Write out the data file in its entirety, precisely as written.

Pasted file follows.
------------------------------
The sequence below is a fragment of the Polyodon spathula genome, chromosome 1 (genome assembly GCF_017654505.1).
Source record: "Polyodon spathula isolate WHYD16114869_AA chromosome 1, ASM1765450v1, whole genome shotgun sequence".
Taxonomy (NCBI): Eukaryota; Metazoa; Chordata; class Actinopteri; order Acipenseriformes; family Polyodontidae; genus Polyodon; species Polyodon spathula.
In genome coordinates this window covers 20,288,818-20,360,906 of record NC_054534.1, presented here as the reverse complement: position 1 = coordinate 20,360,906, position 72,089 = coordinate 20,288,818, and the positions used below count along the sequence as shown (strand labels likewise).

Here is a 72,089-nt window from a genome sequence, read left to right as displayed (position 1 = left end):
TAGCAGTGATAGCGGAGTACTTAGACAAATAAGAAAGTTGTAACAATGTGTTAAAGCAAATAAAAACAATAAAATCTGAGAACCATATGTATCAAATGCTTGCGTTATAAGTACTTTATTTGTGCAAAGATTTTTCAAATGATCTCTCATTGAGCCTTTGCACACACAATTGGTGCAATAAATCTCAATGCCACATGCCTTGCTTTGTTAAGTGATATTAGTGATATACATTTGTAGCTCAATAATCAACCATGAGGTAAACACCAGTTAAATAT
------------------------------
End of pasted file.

The sequence below is a fragment of the Polyodon spathula genome, chromosome 1 (genome assembly GCF_017654505.1).
Source record: "Polyodon spathula isolate WHYD16114869_AA chromosome 1, ASM1765450v1, whole genome shotgun sequence".
Taxonomy (NCBI): Eukaryota; Metazoa; Chordata; class Actinopteri; order Acipenseriformes; family Polyodontidae; genus Polyodon; species Polyodon spathula.
In genome coordinates this window covers 20,288,818-20,360,906 of record NC_054534.1, presented here as the reverse complement: position 1 = coordinate 20,360,906, position 72,089 = coordinate 20,288,818, and the positions used below count along the sequence as shown (strand labels likewise).

Here is a 72,089-nt window from a genome sequence, read left to right as displayed (position 1 = left end):
TAGCAGTGATAGCGGAGTACTTAGACAAATAAGAAAGTTGTAACAATGTGTTAAAGCAAATAAAAACAATAAAATCTGAGAACCATATGTATCAAATGCTTGCGTTATAAGTACTTTATTTGTGCAAAGATTTTTCAAATGATCTCTCATTGAGCCTTTGCACACACAATTGGTGCAATAAATCTCAATGCCACATGCCTTGCTTTGTTAAGTGATATTAGTGATATACATTTGTAGCTCAATAATCAACCATGAGGTAAACACCAGTTAAATAT